You might say Tim Nyberg and Jim Berg happened upon a good idea that stuck.
Nyberg and Berg are the Duct Tape Guys, evangelists of adhesion who spread their comedic gospel through books, a website and appearances on TV, radio and stage. In Nyberg’s own words, they’re the Dumb and Dumber of the do-it-yourself set.
Next weekend, they’ll bring their shtick of stickiness to the HBA Akron Home & Flower Show, which opens Friday. The brothers-in-law from Wisconsin’s Door County are the show’s headline performers, scheduled to appear onstage on each of the show’s three days.
Their dedication to duct tape started on Christmas Eve 1993, when a power outage darkened the family’s holiday celebration. Berg, already a duct tape devotee, suggested he could probably use the stuff to fix the outage if he knew where it was. Then, at his wife’s prompting, he started rattling off some of his rip-and-repair projects — feats that Nyberg said have included such questionable undertakings as patching his boat, mending torn upholstery and holding a TV antenna to the side of his house with a wad of tape that “looks like a wasp’s nest.”
Marketing wizard that he is, Nyberg saw the makings of a book.
The Duct Tape Book came out in 1994 and has since been followed by five more titles on the subject, along with one on the tape’s adhesion opposite, WD-40. “The yin and yang of your toolbox,” Nyberg called them in a recent phone interview.
(Coincidentally, one of the myriad uses of WD-40 is removing duct tape residue, he noted.)
Berg and Nyberg developed their stage personas as a way to market the duct tape books. It wasn’t exactly a stretch for Nyberg, who has a background in stand-up comedy, magic and radio drive-time humor.
Then someone saw their prop-based humor on TV and asked them to consider taking their act to home shows.
“It’s just been kind of developing and growing,” Nyberg said.
He and Berg capitalize on duct tape’s quirky folk status as the symbol of inventiveness gone awry. They’ve seen the stuff used to mount flashlights on car fenders as a substitute for headlight repair. They’re seen it used to attach dryer vent hoses to a car’s heating vents to boost the defrosting capabilities. They’ve seen rolls of duct tape adhered to dashboards for use as cup holders.
On the other hand, they’ve also seen some crafty and creative uses for the tape, such as duct-tape wallets and the prom fashions promoted by ShurTech Brands, which makes Duck brand tape and is headquartered in Avon right here in Northeast Ohio. They’ve even seen duct tape used for the greater good at charitable events where people pay money to tape willing victims to walls.
And they’ve seen duct tape venerated by a devoted, almost cultlike following. Nyberg said they’ve heard more than one report of duct tape being distributed at the funerals of people who were known for their liberal use of the stuff, and the mourners using strips of the tape to seal the coffins.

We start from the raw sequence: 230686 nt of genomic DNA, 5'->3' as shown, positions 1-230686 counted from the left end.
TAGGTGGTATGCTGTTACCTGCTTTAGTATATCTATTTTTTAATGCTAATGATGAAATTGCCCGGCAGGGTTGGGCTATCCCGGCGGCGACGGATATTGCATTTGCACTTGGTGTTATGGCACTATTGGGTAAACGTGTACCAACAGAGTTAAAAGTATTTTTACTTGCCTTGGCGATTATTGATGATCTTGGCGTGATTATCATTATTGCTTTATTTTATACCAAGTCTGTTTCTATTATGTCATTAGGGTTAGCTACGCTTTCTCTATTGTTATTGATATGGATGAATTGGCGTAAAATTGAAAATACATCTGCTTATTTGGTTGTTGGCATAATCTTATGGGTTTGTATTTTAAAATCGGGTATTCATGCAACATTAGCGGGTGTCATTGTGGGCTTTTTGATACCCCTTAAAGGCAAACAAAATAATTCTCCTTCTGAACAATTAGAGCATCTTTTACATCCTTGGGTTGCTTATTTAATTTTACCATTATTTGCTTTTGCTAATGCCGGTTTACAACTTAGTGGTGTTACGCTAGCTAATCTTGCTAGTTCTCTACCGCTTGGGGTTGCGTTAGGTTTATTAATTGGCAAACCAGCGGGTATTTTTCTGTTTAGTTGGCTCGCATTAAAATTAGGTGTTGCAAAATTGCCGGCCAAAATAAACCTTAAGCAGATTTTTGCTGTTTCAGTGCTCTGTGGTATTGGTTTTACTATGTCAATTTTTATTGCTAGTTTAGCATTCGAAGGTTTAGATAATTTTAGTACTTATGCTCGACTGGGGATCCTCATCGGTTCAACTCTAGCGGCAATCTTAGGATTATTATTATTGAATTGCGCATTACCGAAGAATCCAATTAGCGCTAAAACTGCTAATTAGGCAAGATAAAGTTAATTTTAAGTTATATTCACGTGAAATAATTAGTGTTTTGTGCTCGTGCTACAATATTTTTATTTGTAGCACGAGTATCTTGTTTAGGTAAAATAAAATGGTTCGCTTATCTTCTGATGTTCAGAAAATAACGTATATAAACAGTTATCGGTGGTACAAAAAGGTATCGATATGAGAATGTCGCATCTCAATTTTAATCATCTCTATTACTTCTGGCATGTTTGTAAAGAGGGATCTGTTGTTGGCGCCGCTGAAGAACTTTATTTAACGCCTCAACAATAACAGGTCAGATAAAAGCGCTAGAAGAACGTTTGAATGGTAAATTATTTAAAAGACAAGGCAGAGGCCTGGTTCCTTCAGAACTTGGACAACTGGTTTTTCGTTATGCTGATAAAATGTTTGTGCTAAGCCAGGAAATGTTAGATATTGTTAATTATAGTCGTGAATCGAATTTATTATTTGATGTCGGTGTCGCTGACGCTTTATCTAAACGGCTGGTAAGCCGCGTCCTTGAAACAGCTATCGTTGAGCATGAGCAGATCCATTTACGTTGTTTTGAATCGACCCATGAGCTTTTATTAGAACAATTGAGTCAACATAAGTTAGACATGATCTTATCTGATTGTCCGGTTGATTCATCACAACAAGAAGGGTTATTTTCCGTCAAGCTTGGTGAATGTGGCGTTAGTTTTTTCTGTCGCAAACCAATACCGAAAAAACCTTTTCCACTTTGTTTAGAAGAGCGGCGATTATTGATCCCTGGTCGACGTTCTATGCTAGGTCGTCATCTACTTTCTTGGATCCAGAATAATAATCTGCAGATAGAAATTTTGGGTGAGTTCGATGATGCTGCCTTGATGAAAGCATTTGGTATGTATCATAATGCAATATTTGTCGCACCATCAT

In the process of amassing their duct tape lore, Berg and Nyberg have become duct tape historians of a sort. Duct tape, they say on their website, was first manufactured during World War II as a way to keep moisture out of ammunition cases. People started calling it duck tape, either because the tape was waterproof or because it was made using cotton duck cloth.
It wasn’t till after the war that the tape was used to connect pieces of duct work during the housing boom, and its color was changed from Army green to silver to match. Oddly, most types of duct tape aren’t recommended for that use now, because the adhesive dries out.
What duct tape is good for is feats of strength. Its marriage of resilient plastic, fabric mesh and adhesive makes it unusually strong (when doubled over onto itself, it can pull a 2,000-pound car out of a ditch, the Duct Tape Guys say), yet it can be ripped easily without the need for tools.
It’s also gotten fashionable over the years. Duct tape now comes in a range of colors and even some playful prints.
Berg and Nyberg’s stage show includes some legitimately useful applications, “but that’s really not the gist of what we’re trying to do,” Nyberg said. Rather, they’re more likely to suggest such uses as covering yourself in zebra-print duct tape to camouflage yourself in a zebra herd, or in leopard-print tape to blend into a leper colony.
Their act is just meant to make people laugh, Nyberg said. It’s G-rated entertainment for audiences of all ages, a good way to rest tired feet for a half-hour or so.
Promoting duct tape isn’t the two men’s sole vocation, however. Nyberg is self-employed as an advertising and marketing consultant and illustrator. Berg is a former teacher who now works as a coordinator for children with special needs, a job that gives him more flexibility for his duct tape duties.
Nyberg claims the job switch was prompted by his asking a friend to step in as a substitute Duct Tape Guy when Berg couldn’t make a trip to Germany. “That made Jim kind of nervous,” he said.
Seems he couldn’t do it all.
Unlike duct tape.
Mary Beth Breckenridge can be reached at 330-996-3756 or firstname.lastname@example.org. You can also become a fan on Facebook, follow her on Twitter @MBBreckenridge and read her blog at marybeth.ohio.com.